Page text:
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Moses may have parted the Red Sea but The Reverend Canon Moses Matonya, dean of Msalato Theological College in Tanzania came to Pinehurst, North Carolina and for 5 days shared with many of us his love for and his unfailing trust in God, in spite of living in a hard land with grueling poverty. I’ve tried to think of a word to adequately describe Moses ~ one really isn’t enough ~ but AUTHENTIC comes first to mind. There are others ~ loving, happy, intelligent, warm, man of God ~ the words are endless.

He had been in the U.S. once before with his wife Ruth. Then he stayed in an apartment in Georgia during his year there. This time, he has stayed in private homes and he commented on how nice it was for him to see how Americans live and never with any sound of envy or admonition that we have such an abundance of everything. I was embarrassed for him to see all the clothes in the guest room closet and Jessie said that maybe he didn’t know that I had other full closets! I have to tell you, this great man did the breakfast dishes each morning at my house.

To briefly sum up his time with us for those of you who did not meet him, he spoke at the Country Bookstore in Southern Pines and graciously signed his book: “Real Power: Jesus Christ’s Authority Over the Spirits.” Jessie and I have a few copies if any of you are interested in having one. We drove to Greensboro to meet with Bishop Chip Marble and The Reverend Leon Spencer who spent a great deal of his ministry in Africa. This was New Years’ Eve Day and Bp. Marble was very gracious to take us all to lunch at his favorite place on what was a day off for a bishop. He too is a great man whose passion is anti-racism and truth and reconciliation.

Moses saw the movie, Avatar in 3-D and liked it. I was afraid it would be too violent for him but it had a good message. He had already seen Invictus about Mandela.

Moses looked at a lot of football with Claude and tried to figure it out ~ he said he just about “got it.”

The Reverend Bob Brown, Vicar of St. Mary Magdalene’s hosted Moses on Saturday night and then we were all blessed by Moses’ preaching the next day at St. Mary Magdalenes. He later answered many questions at their “Conversation and Coffee Hour.”

Jessie and I put him on a plane later Sunday afternoon for Washington, DC where he will be the guest of Dean Ian Markham at Virginia Theological Seminary in Alexandria for 4 weeks. He will be translating his book from English into Kiswahili and having some respite from his work in Dodoma.

I for one still feel the warmth of his smile in my home and Jessie and I feel very connected with him, his family and his people. Pray God we can return next summer for what has given me a rich blessing and a new direction in life.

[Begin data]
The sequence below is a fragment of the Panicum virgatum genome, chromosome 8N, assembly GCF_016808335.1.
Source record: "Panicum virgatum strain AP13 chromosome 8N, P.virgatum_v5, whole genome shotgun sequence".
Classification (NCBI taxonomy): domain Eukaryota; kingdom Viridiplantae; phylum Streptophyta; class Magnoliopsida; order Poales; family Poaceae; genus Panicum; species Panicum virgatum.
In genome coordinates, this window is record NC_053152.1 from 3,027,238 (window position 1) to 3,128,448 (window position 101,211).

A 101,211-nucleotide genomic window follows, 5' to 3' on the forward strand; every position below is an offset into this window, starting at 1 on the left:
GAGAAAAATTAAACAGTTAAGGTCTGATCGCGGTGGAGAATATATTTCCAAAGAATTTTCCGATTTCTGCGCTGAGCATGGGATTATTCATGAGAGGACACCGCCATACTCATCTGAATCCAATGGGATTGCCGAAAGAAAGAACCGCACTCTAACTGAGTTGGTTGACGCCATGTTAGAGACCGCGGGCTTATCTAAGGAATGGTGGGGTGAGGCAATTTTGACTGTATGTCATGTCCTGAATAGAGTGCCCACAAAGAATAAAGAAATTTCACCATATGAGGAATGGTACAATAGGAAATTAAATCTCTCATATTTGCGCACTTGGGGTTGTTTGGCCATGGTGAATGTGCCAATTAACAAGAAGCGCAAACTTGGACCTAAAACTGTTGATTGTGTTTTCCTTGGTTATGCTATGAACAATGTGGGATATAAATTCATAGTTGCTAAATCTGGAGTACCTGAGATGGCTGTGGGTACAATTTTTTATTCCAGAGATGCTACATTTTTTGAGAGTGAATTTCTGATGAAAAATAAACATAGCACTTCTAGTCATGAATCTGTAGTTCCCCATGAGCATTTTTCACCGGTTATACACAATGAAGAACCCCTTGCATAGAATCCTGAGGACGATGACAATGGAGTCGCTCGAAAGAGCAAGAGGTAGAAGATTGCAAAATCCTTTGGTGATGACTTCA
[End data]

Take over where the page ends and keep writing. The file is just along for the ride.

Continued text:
Oh yes, he ate black-eyed peas on New Years’ Day. Maybe a silly tradition, but one that I hope brings him good health and good fortune in 2010.

Thank you all who came out to meet him and to hear him preach. What a message he gave us all.

Watch a slide show of some of the paintings by Jessie Mackay from her stay in Tanzania last summer.  Some of the proceeds from the sale of these paintings goes to KARIMU, their not for profit organization to raise money for projects in Tanzania.

sanzabar woman

For a number of years I wrote a monthly article in Emmanuel’s newsletter titled:  “From the Deacon’s Heart.”  Even though I was always struggling to meet deadlines, I realize that I have missed putting every day ponderings down on paper.  Now I have a blog with no deadlines.  Mind you, I hardly know what a blog is but thanks to Anna Franklin Smith, Hank’s daughter, we are learning the basics.  Someone said:  “You are a blogger.”  Shucks, I thought I was a deacon.

Today I thought about generosity and gifts.  In today’s mail was a sizeable check  for Karimu from a colleague and friend who is not exactly rolling in dough.  Some of you know him and he would be embarrassed to death if he knew I was writing about him.    He models self-giving to the point of sacrifice, although I’m sure he never thinks in those terms.    He has no cell phone, no answering machine, certainly no computer.  I don’t even think he subscribes to a newspaper.  He lives modestly and even into his 80’s volunteers at the hospital here in Pinehurst.   Jessie and I have been given much larger gifts and some smaller gifts for the people in Tanzania, all appreciated and all to be put to good use, but his gift touched me deeply because I suspect he could use the money himself.   The Africans are like this too.  They share whatever they have.  “Little is much when God is involved.”  Peace be unto you.

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